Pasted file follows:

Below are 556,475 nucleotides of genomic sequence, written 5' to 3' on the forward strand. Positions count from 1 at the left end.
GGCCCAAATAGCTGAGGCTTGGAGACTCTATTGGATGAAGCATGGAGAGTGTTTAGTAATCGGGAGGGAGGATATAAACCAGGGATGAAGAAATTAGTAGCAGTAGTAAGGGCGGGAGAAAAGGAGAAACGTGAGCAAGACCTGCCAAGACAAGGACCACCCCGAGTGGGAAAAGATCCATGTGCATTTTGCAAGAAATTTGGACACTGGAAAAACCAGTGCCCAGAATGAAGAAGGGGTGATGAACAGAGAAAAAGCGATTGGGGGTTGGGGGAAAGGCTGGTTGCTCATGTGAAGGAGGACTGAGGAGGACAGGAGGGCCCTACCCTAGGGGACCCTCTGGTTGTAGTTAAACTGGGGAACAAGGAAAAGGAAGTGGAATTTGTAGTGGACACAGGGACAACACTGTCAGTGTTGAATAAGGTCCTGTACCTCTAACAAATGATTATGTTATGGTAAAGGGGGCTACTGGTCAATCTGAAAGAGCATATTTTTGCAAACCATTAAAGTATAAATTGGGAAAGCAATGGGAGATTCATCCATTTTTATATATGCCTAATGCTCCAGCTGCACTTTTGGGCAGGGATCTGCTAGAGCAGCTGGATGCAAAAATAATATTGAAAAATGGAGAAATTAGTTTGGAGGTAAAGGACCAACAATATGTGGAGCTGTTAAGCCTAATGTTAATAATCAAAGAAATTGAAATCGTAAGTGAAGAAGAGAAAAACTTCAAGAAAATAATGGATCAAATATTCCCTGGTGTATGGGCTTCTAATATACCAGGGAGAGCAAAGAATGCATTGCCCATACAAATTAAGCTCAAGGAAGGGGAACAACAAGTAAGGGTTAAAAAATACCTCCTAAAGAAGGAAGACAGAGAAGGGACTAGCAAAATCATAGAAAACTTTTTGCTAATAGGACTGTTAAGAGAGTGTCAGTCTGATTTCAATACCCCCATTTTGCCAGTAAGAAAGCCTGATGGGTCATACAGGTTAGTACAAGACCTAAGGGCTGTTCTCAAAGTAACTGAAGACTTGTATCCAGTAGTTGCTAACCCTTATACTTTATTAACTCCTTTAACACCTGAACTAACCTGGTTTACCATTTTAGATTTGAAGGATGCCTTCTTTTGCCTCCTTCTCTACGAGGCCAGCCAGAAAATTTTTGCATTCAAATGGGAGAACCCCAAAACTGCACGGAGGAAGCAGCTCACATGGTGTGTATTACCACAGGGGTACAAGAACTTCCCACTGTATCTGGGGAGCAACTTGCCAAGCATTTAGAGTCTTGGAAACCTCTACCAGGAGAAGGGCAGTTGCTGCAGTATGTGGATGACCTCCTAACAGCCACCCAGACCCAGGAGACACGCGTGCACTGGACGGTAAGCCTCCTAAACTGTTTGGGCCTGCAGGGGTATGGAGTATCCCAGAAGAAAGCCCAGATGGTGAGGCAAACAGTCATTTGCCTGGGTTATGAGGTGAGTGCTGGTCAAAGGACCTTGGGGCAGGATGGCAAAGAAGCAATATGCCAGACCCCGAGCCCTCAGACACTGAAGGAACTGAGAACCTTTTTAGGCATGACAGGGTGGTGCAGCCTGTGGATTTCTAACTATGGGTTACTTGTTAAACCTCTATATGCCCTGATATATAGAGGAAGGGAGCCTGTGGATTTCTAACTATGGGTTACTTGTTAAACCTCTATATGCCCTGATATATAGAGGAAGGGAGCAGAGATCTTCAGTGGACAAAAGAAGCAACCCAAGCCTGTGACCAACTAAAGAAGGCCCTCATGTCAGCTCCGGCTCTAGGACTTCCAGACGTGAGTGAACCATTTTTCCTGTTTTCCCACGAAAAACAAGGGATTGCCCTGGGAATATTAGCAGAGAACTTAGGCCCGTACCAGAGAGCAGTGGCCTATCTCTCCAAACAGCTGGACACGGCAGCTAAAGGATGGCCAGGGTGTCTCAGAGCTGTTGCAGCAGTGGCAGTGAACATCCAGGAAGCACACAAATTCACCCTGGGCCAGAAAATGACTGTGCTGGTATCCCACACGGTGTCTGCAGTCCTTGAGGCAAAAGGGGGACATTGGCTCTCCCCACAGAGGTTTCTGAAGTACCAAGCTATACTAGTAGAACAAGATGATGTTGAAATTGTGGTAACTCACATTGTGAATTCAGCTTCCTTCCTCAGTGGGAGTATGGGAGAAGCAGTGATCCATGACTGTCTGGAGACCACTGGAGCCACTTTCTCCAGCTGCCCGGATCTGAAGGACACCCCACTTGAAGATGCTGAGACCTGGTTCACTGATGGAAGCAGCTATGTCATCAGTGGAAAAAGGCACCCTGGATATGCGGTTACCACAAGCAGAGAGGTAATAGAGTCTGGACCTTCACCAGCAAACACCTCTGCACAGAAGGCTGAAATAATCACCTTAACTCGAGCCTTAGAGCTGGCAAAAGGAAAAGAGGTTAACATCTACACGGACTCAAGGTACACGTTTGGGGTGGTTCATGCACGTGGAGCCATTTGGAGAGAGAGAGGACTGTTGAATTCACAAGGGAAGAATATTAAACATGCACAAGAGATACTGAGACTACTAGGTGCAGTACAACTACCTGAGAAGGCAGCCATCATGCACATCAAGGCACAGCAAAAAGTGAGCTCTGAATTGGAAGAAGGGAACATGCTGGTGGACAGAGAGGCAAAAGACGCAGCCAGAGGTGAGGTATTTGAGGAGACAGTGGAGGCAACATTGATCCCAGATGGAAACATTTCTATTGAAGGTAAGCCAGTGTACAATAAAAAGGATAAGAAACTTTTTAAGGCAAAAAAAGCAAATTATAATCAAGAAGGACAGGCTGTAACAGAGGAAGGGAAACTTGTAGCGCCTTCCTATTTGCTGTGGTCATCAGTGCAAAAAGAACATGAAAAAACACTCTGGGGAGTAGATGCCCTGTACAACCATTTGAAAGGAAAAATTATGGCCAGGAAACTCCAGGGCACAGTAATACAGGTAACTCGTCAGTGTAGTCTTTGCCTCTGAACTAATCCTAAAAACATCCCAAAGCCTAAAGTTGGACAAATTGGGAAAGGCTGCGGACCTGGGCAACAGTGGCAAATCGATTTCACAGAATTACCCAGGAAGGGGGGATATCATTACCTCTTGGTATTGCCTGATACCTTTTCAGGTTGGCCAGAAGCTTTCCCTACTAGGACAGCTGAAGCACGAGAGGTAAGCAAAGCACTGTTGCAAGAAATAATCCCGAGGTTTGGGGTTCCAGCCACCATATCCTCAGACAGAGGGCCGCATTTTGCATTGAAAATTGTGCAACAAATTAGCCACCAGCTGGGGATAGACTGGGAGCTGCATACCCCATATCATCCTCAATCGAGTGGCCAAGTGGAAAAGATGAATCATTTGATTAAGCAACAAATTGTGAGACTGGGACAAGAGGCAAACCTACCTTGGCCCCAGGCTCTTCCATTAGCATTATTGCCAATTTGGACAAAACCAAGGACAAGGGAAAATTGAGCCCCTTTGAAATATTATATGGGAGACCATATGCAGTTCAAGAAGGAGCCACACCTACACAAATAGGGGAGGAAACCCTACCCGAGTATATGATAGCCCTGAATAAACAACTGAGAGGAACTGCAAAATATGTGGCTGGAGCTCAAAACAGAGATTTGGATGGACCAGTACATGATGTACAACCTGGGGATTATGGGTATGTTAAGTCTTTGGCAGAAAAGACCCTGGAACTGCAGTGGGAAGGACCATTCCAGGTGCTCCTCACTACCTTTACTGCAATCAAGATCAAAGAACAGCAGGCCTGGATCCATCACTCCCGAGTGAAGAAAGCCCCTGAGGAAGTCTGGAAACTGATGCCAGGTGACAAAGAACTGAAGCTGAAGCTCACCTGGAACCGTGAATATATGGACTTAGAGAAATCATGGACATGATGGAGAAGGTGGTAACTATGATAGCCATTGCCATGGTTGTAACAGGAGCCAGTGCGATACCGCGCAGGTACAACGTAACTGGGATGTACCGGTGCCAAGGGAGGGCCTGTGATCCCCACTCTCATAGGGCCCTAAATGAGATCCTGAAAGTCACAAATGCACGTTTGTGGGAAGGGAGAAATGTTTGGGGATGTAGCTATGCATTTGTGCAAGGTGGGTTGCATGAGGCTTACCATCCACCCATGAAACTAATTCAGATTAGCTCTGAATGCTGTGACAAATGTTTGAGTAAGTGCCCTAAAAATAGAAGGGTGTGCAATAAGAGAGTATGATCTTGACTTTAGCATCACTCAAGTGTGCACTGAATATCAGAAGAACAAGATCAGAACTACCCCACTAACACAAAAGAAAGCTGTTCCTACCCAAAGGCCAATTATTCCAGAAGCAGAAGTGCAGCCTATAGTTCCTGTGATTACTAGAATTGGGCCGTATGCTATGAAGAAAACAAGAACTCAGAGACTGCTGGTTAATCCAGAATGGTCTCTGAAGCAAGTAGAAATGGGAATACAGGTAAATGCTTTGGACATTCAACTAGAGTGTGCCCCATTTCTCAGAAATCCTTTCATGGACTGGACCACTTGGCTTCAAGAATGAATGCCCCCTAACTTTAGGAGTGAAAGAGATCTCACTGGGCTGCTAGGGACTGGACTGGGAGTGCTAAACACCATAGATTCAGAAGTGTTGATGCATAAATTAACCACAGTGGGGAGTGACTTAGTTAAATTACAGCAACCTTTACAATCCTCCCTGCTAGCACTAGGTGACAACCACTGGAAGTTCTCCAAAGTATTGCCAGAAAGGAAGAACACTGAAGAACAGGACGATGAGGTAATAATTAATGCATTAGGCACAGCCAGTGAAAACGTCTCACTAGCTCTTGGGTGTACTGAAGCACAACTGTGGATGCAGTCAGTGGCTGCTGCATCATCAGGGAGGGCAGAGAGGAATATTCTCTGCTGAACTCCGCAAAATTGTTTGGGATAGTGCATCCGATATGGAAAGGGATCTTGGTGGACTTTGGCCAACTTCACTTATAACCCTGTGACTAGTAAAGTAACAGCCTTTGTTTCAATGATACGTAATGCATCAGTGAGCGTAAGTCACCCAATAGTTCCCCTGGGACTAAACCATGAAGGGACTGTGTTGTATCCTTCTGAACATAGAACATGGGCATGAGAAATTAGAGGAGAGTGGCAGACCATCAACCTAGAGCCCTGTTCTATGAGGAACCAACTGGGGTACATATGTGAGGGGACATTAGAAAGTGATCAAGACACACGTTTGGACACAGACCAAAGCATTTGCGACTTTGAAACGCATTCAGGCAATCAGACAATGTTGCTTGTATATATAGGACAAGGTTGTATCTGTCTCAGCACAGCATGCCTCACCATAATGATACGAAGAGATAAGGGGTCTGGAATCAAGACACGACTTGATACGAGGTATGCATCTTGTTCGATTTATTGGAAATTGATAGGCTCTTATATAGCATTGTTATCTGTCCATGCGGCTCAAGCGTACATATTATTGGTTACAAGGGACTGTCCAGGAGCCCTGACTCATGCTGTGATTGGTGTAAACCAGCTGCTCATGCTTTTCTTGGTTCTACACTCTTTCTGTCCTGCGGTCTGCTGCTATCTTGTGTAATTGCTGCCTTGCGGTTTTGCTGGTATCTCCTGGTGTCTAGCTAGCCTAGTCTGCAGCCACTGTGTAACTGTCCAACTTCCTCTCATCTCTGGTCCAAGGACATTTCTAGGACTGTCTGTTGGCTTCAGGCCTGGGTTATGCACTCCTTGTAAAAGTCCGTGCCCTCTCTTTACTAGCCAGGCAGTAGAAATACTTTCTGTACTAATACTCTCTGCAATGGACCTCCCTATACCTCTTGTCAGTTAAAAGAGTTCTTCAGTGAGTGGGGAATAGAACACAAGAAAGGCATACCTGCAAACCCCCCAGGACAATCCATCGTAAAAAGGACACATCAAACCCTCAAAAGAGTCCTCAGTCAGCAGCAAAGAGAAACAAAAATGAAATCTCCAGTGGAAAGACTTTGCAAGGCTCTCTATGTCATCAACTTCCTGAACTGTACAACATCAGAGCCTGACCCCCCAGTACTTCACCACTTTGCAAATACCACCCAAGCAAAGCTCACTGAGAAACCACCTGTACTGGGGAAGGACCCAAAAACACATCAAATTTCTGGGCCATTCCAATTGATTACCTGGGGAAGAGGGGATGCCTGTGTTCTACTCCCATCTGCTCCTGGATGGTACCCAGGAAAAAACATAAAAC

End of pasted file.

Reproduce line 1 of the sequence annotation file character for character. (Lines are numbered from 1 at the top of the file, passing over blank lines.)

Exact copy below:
Below are 556,475 nucleotides of genomic sequence, written 5' to 3' on the forward strand. Positions count from 1 at the left end.